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Re: [Phys-L] Internal Energy of Wood Taking a Bullet

On 02/02/2018 08:21 AM, Jeffrey Schnick wrote:
When you fire a bullet into a block of wood, while the bullet is
embedding itself in the wood, it is clear that the internal kinetic
energy of the wood is increasing.


How about the internal potential energy of the wood? Is it
increasing because chemical bonds are broken,


increasing for other reasons,

See below.

decreasing because the wood is being compacted bringing the molecules
closer together where they find themselves more strongly bound,

That's a tricky question.

The purely electrostatic part of the PE decreases when
something is compacted. However.....

Everybody agrees that the chemical bond energy (CBE) is
a function of position, and it is at a minimum at the
equilibrium bond-length. So moving things in /either/
direction -- compaction as well as expansion -- increases
the CBE.

One conventional and reasonable way of looking it is to say
that since it is a function of position, CBE is a form of
internal potential energy. OTOH if you look more closely,
you find that CBE involves both electrostatic potential
energy and submicroscopic /kinetic/ energy. The equilibrium
bond-length balances these two contributions.

This terminological snafu shows up in many other situations.
Many trucks are supported on "air springs".
-- If you look closely, you discover that the air-spring
energy is embodied in the KE of the molecules.
++ OTOH it is 100% conventional to label the energy
in a spring, even an air spring, as PE. You could
replace the air spring with a metal coil spring and
get the same macroscopic black-box behavior, so this
convention make sense.
-- On the third hand, the energy in the metal spring
depends on chemical bonds, which depend on KE as well
as PE, so again we get into trouble if we look too
++ Physics is a collection of tools for getting the
right answers to important questions. Classical
mechanics says you should write down the Lagrangian
in terms of KE and PE and then turn the crank to
derive the equations of motion. For a mass on a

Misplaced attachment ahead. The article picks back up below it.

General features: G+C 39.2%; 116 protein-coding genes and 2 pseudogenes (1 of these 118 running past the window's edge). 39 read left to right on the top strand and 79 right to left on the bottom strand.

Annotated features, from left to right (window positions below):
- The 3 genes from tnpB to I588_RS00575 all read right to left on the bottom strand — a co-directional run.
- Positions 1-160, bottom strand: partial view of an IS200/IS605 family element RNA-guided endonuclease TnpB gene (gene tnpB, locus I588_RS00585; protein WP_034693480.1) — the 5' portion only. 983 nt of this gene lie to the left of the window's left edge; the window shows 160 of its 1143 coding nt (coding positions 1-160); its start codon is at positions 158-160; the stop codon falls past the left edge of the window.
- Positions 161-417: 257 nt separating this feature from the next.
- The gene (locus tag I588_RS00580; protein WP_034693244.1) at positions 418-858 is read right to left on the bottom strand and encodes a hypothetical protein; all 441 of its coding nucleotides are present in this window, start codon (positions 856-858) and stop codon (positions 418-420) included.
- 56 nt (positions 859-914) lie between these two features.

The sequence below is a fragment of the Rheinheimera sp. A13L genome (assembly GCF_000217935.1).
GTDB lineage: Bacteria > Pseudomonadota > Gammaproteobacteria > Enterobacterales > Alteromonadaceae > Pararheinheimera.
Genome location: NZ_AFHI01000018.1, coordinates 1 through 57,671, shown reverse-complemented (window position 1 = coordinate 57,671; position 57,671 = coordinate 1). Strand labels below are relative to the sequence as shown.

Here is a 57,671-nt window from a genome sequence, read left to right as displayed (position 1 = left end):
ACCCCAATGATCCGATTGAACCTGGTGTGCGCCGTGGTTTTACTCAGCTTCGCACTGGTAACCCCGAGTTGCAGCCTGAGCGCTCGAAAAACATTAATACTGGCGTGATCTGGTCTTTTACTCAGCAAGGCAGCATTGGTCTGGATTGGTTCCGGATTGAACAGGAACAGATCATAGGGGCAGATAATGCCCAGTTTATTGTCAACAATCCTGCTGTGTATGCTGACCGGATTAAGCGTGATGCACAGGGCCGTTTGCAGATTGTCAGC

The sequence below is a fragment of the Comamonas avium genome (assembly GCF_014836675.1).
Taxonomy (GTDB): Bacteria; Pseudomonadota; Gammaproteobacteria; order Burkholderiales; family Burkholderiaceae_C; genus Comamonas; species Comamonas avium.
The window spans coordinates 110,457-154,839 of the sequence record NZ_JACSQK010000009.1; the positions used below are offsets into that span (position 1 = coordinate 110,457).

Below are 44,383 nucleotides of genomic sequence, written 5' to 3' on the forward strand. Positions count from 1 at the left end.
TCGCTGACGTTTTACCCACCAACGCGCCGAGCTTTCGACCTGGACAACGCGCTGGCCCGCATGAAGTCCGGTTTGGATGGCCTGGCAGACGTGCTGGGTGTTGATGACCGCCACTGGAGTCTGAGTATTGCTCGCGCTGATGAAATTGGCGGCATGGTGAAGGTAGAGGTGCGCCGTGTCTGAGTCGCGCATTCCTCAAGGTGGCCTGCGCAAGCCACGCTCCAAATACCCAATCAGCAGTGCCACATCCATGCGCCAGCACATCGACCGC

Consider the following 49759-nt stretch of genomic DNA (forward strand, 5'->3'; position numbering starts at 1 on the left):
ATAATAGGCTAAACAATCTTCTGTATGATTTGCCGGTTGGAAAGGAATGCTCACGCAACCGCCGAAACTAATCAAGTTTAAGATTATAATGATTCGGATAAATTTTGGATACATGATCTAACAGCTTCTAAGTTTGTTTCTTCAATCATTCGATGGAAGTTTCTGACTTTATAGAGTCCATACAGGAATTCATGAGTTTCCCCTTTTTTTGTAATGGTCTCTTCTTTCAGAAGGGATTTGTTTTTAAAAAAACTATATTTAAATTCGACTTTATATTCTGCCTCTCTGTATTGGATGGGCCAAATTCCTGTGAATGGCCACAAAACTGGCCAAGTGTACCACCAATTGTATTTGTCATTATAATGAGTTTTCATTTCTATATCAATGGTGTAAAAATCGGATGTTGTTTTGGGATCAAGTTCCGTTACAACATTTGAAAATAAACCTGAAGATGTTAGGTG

spring, you get the right answer if you treat the
spring as a black box that provides potential energy.
-- OTOH a typical thermometer responds to the translational
KE (not the total E nor even the total KE) so if your
spring is part of a heat engine you care about more
than just the E-versus-position behavior; there is
larger set of properties you care about, even at the
black-box level.


Even more generally, beware that distinguishing (a)
"internal and microscopic" versus (b) "external and
macroscopic" depends on how closely you look.


Returning to the aforementioned classical canonical
mechanics: In a mass-on-a-spring oscillator, it
might seem obvious what's PE and what's KE ... but
for an electrical LC oscillator, does the L play the
role of mass, or does the C? It turns out it doesn't
matter! You can do it either way. Pick a coordinate,
and then let the Lagrangian tell you what is the momentum
conjugate thereto. It even turns out that for the
mechanical oscillator it doesn't matter!! You can
choose coordinates such that the spring provides the
KE and the mass provides the PE. The Lagrangian does
not care, so long as you are consistent about it.
Google "canonical transformation" or "contact

Bottom line: The meaning of energy (plain old total
energy) in this context is clear-cut and not seriously
open to dispute ... but the partition into KE and PE
is open to various interpretations. The answer to
the PE/KE question depends on what you intend to do
with the answer.

In situations where we have different physical concepts
masquerading behind the same name, it is usually very
helpful to distinguish them, perhaps by attaching
adjectives, or perhaps by coining entirely new names.
In this case I don't have a fully-complete set of
suggestions for how to do that, but it's something
to think about. As a start:
*) If you are primarily concerned with chemical bond
energy, you can call it CBE and not worry too much
about how it is partitioned into submicroscopic PE
and KE.
*) If you are primarily interested in the thermal
translational KE, you can call it that, or (better)
just refer to temperature, recognizing that there
is a world of difference between temperature and
*) If you are primarily interested in the purely
electrostatic part of the submicroscopic potential
energy, you can call it that.
+) et cetera.